I asked Geno what he believes are the 5 worst things that can happen to your affiliate program, and of course, how to prevent them from happening. Here's how he responded:
Coupon Code Box
When I reach a "coupon" or "promo code" box in the checkout process, it is natural for me to go to a search engine and look for a coupon. So it is for nearly every online shopper. As a result, some merchants tend to view coupon affiliates as a "nightmare." The visitors they refer almost never pay the full price, plus, in addition to the discount, the merchant has to pay a part of the final price back to the affiliate in commissions.
Two solutions work well in this regard:
- Don't use discount-off-total-price coupons, rather offer those that will work better for your profit margin. Examples would be "free shipping" type promos, or "buy 2, get 3rd free" offers, or other similar deals.
- Allow the consumer to search for any available coupons or deals without leaving your shopping cart. For example, in early 2009 Macy's added a "Find one now" link next to the promo code box.
Some affiliate programs decide to avoid coupon affiliates altogether. This isn't necessarily the best solution, in my opinion. There are numerous situations when they can add value, and besides, the line between a pure "couponer" and an affiliate that employs other marketing tactics, but also uses a coupon to enhance conversion, isn't always that clear.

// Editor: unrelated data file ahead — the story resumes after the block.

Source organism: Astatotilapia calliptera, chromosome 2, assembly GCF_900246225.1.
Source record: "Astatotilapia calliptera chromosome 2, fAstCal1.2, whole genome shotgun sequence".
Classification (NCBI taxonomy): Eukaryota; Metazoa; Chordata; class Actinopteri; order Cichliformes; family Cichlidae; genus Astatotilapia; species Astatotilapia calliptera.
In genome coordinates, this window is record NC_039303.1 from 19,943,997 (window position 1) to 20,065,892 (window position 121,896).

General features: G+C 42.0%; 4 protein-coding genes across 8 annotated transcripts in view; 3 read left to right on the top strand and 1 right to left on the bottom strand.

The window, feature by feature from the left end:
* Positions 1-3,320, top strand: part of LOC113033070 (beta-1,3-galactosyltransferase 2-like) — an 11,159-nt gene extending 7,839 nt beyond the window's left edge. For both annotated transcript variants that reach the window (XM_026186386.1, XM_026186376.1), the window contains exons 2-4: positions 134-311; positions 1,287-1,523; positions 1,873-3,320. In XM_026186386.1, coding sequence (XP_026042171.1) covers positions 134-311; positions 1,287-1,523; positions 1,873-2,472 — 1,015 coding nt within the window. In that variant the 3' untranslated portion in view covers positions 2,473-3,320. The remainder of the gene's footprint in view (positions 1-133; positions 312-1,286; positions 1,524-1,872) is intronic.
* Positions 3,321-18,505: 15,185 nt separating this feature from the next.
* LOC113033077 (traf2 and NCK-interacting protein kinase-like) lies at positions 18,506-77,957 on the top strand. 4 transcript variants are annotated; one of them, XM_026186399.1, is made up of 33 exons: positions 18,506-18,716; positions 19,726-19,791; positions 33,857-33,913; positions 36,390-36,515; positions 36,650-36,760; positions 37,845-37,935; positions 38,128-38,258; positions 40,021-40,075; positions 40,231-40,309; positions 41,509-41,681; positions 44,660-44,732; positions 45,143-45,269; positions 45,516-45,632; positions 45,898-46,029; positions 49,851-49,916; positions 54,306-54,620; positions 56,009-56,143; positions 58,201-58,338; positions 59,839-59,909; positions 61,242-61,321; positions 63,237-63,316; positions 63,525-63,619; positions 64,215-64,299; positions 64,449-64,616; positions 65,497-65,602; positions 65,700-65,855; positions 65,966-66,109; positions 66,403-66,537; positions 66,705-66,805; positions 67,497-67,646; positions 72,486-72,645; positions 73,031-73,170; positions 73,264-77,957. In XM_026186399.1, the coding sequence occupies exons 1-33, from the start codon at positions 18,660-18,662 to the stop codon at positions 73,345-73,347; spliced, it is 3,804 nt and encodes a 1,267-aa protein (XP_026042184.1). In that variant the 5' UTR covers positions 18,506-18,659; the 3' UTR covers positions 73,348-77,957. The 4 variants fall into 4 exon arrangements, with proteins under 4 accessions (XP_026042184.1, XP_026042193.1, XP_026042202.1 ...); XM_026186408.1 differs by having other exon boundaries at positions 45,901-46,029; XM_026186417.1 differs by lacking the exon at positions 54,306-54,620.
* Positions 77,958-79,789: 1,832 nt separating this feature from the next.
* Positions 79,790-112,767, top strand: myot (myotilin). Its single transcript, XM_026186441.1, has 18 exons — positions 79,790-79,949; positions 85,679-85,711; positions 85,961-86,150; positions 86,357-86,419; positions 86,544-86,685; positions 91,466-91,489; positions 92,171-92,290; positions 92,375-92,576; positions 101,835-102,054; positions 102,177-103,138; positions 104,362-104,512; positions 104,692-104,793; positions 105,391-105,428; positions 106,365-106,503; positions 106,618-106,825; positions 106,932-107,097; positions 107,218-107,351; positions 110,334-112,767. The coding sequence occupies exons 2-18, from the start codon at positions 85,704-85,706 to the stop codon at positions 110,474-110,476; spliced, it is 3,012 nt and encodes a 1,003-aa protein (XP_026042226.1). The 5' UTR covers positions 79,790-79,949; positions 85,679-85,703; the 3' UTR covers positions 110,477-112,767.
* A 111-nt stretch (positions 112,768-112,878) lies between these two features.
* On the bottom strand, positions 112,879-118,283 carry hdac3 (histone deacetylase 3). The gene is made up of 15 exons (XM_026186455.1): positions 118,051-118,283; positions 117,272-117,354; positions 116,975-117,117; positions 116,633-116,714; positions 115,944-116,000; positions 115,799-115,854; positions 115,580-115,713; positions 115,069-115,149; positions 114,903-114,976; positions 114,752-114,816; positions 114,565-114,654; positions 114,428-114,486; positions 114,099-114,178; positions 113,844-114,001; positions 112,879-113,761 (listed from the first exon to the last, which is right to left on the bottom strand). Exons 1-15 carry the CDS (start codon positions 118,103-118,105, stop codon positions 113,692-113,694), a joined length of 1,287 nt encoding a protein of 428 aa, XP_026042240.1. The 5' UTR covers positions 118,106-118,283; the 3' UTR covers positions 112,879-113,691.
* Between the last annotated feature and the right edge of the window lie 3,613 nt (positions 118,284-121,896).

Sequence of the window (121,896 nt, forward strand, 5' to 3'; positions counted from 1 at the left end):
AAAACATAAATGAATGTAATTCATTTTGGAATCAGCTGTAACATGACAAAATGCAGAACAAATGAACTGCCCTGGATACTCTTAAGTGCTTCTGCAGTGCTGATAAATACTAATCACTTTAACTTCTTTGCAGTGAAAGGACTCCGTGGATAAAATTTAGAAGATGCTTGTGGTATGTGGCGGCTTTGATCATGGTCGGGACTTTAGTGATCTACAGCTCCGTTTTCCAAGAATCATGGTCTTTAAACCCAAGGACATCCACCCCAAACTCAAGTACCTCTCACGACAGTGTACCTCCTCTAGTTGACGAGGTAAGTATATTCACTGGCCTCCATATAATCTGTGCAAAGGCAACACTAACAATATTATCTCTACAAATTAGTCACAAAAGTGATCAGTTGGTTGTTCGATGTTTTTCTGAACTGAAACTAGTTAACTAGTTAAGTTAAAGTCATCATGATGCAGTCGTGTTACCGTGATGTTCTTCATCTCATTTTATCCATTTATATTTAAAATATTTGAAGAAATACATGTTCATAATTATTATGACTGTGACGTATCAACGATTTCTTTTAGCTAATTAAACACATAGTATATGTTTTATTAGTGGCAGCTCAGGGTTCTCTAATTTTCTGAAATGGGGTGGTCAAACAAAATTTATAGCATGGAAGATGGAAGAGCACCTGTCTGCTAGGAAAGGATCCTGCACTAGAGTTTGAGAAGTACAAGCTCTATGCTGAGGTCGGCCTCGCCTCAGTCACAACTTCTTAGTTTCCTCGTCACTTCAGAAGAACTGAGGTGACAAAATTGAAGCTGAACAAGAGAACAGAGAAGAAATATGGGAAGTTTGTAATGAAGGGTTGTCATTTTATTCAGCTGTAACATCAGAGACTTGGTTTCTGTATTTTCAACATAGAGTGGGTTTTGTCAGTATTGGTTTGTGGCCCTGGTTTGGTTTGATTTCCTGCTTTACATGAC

Cutting Ties with Affiliates
"Hasty" has never been synonymous with "wise", and this is especially true when talking about affiliate manager decisions to terminate affiliates. If while reviewing your affiliates' performance statistics, you notice that a particular affiliate is sending you many clicks, but few, if any, sales, this sometimes leads managers to suspect such an affiliate of fraudulent behavior. Assumptions, however, are only assumptions unless proven to be fact. So while you are looking into the clicks history, talk to the affiliate network/platform on which your program is run, and/or contact the affiliate prior to making any decisions.
Same applies to terminating affiliates due to inactivity. In fact, this is probably one of the largest mistakes that affiliate managers routinely commit. I've seen this happen with numerous Internet Retailer Top 500 merchants in nearly every major affiliate network [good example here]. An inactive affiliate doesn't hurt your program! And the fact that they're inactive may very well be your fault. Have you motivated them persuasively enough (through bonuses, cookie life increases, tiered commissions, other opportunities) to get active with your program? Some say "focus on the top producers, and terminate the rest." I say "don't rely on existing super affiliates only, but grow your own super affiliates." I've seen this happen before. It does work.
Needless to emphasize that trademarks are among the most important assets of any business. It is for this reason (unless generic words are involved) I'm generally for protecting trademarks while running an affiliate program. The two main areas where you want to protect them are paid search campaigns and domain names. The former (when an affiliate is targeting trade names specifically) nearly always provides high CTR results, while the latter ensures quick organic SERP rankings. Both provide high conversion rates as the referred traffic ends up being highly targeted and already well-familiar with the merchant's product/service.